This vice president of sales for a small family owned company shares how he went from a career in scientific research, to excelling in management and sales roles in a completely different industry.
What is your job title? How many years of experience do you have in that field?
My title is Vice President of Sales. I work for a small internet company and report to the CEO. I’ve been with this company for 8 years and in a sales role for around 15 years.
Would you describe the things you do on a typical day?
Working for a small company, I wear many hats with both sales and other responsibilities. A large portion of my time is spent strategizing with the sales team about current accounts and new potential accounts, creating solutions to set our company apart from the competition and winning their business. I am also involved with recruiting new sales people, marketing our products, giving interviews and product development. I’m involved with most things except for IT.
On a scale of 1 to 10 how would you rate your job satisfaction? What would it take to increase that rating?
I am very satisfied with my job, right at the top of the scale. I have flexible hours, I work in a nice office, I have great coworkers, I have job security, I am involved with the direction and business decisions of the company. I wish our office was closer to my home as I am much more productive at the office, though I do have the ability to work from home from time to time.
What did you learn the hard way in this job and how did that happen?
Firing and laying off people is difficult. That might seem like an obvious statement, but as I mentioned above, I like and have enjoyed working with practically ever single person that ever worked here. With the economic downturn a few years ago, our company needed to let go of a dozen employees, and it was not all in one sweep; rather, it happened on a painful one-at-a-time course. Being in a leadership role, I have been involved in more of those conversations than I’d like to remember. It gives me no satisfaction to call someone into my office and let them know they are being let go, answering the bewildered questions while remaining firm. Even with the few rare times we actually fired people in a contentious way, those were not easy situations.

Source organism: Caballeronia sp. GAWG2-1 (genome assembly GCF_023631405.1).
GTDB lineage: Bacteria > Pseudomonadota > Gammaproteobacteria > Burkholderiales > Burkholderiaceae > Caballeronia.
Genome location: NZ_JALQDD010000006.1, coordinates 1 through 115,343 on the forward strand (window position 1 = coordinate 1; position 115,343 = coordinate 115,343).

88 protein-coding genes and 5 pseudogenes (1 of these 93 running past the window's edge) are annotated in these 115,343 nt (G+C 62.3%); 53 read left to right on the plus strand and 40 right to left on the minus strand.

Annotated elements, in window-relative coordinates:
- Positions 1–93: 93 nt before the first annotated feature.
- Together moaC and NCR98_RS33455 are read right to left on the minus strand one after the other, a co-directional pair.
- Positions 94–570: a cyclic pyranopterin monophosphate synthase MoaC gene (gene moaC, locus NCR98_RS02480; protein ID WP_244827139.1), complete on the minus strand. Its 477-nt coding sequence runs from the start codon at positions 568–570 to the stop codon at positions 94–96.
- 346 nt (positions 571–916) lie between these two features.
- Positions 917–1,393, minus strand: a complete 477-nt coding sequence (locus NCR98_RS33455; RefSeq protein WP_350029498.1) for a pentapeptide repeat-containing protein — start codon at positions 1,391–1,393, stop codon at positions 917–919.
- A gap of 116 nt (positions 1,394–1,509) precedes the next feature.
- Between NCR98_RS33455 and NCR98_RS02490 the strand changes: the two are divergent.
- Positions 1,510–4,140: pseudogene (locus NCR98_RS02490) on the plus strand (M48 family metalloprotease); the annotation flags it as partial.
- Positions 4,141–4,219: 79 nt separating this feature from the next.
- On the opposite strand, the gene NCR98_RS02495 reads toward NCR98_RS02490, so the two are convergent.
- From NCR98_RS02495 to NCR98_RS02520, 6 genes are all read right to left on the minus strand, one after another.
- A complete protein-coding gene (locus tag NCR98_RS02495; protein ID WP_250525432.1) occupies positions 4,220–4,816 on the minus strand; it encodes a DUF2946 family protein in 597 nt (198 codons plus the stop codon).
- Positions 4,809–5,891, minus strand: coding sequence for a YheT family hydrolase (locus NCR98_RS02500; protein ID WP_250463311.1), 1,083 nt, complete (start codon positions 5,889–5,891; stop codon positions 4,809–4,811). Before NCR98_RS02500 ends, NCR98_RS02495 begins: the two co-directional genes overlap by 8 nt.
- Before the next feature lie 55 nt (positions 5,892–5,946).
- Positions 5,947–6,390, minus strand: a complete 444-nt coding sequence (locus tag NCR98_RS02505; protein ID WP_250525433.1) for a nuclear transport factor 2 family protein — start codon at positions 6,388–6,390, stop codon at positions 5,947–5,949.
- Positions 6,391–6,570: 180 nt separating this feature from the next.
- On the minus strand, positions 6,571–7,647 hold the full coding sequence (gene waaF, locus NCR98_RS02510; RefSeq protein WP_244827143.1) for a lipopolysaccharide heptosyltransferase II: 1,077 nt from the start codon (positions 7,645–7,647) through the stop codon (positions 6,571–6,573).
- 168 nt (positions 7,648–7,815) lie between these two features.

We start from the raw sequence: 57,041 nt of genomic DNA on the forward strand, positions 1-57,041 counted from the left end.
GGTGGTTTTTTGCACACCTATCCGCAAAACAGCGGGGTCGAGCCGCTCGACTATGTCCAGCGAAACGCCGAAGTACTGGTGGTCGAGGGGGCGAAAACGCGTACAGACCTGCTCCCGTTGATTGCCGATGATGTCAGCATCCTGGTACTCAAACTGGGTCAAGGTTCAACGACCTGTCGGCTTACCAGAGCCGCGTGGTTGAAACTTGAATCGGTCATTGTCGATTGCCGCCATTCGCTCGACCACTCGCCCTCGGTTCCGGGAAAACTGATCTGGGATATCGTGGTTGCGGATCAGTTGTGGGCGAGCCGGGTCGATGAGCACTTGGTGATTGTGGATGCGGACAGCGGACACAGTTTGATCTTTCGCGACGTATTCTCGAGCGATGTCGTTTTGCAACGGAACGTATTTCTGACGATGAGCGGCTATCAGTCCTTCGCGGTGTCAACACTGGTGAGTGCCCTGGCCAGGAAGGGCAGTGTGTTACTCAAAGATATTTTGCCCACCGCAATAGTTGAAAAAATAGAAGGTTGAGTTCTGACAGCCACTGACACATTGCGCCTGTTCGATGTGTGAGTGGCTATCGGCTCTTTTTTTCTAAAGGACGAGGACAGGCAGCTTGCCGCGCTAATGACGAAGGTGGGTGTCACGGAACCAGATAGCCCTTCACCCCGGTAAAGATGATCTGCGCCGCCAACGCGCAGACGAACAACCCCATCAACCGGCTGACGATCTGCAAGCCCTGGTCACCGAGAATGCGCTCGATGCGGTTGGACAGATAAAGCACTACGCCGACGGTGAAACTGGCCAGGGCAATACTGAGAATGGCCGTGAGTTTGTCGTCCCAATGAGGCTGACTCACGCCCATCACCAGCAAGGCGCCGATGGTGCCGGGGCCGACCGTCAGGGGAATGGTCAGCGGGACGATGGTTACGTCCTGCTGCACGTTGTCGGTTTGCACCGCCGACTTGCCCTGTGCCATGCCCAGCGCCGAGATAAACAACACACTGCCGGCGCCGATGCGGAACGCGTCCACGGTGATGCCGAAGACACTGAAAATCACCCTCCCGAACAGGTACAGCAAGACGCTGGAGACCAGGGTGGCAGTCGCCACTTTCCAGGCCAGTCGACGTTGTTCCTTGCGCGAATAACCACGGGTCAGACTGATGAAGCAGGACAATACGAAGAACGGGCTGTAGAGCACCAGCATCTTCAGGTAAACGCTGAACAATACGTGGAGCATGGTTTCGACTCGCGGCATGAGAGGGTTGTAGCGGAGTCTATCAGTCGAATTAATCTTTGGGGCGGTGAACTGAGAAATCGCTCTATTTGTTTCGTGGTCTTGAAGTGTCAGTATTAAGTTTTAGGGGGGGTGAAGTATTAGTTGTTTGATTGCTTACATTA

What don’t they teach in school that would’ve been helpful to you?
I have a science degree. I even had a science career post graduation before jumping into a sales role. Personally, I wish I’d have been pushed into a business role and steered away from science. I don’t know who should have done that, certainly not my chemistry professors, but business classes more easily translate to the real world than science classes.
How did you get started in this line of work? If you could go back and do it differently, what would you change?
I guess I partially answered that question already. I’d have switched my educational path. I am very proud of my academic achievements, but post graduation, I ended up in a research job where I would not have the opportunity to advance without more education. I wish post graduation, I’d have taken some more entrepreneurial chances in a sales or marketing role, while I was still single and had no kids. Sales is more financially rewarding than any science role I could have attained, and it’s more people oriented and non-repetitive. I’ve found what I’m interested in doing in sales.
What’s the strangest thing that ever happened to you in this job?
I’ve needed to call the paramedics to our office for a sick coworker. I’ve needed to call the police to our office for a burglary. I’ve needed to call the security alarm company multiple times to stop them from sending the police. It’s not dull.
On a good day when things are going well, can you give an example of something that really makes you feel good?
I feel good when someone on my sales team wins a difficult contract that we worked on together. We met the client’s needs creatively and cost effectively and everybody wins.
When nothing seems to go right, what kind of snafus do you handle and what do you dislike the most?
Months when sales are not so great, when companies push their decisions back, trying to get by to try to make a month satisfactory. Those months seem to attract unsatisfied customers too that want to chat with me.